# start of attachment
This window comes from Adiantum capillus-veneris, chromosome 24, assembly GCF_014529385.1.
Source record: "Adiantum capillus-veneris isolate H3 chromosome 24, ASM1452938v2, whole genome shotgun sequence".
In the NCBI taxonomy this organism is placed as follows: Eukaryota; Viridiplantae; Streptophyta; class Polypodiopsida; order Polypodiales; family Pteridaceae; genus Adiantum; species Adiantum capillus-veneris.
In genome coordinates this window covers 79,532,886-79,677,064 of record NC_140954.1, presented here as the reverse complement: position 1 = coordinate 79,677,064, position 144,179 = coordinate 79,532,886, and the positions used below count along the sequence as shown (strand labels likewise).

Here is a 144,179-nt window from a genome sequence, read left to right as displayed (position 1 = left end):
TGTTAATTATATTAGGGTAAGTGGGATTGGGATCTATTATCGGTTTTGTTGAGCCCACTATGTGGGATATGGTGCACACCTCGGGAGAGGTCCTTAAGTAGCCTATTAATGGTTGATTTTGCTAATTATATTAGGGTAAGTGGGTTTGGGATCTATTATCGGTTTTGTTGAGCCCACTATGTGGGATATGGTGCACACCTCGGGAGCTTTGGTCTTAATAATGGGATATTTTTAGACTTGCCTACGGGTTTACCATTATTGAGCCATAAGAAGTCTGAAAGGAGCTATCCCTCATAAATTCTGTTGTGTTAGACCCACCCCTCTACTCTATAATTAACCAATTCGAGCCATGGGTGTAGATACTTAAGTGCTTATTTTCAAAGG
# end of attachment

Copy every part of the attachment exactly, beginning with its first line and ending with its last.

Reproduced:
This window comes from Adiantum capillus-veneris, chromosome 24, assembly GCF_014529385.1.
Source record: "Adiantum capillus-veneris isolate H3 chromosome 24, ASM1452938v2, whole genome shotgun sequence".
In the NCBI taxonomy this organism is placed as follows: Eukaryota; Viridiplantae; Streptophyta; class Polypodiopsida; order Polypodiales; family Pteridaceae; genus Adiantum; species Adiantum capillus-veneris.
In genome coordinates this window covers 79,532,886-79,677,064 of record NC_140954.1, presented here as the reverse complement: position 1 = coordinate 79,677,064, position 144,179 = coordinate 79,532,886, and the positions used below count along the sequence as shown (strand labels likewise).

Here is a 144,179-nt window from a genome sequence, read left to right as displayed (position 1 = left end):
TGTTAATTATATTAGGGTAAGTGGGATTGGGATCTATTATCGGTTTTGTTGAGCCCACTATGTGGGATATGGTGCACACCTCGGGAGAGGTCCTTAAGTAGCCTATTAATGGTTGATTTTGCTAATTATATTAGGGTAAGTGGGTTTGGGATCTATTATCGGTTTTGTTGAGCCCACTATGTGGGATATGGTGCACACCTCGGGAGCTTTGGTCTTAATAATGGGATATTTTTAGACTTGCCTACGGGTTTACCATTATTGAGCCATAAGAAGTCTGAAAGGAGCTATCCCTCATAAATTCTGTTGTGTTAGACCCACCCCTCTACTCTATAATTAACCAATTCGAGCCATGGGTGTAGATACTTAAGTGCTTATTTTCAAAGG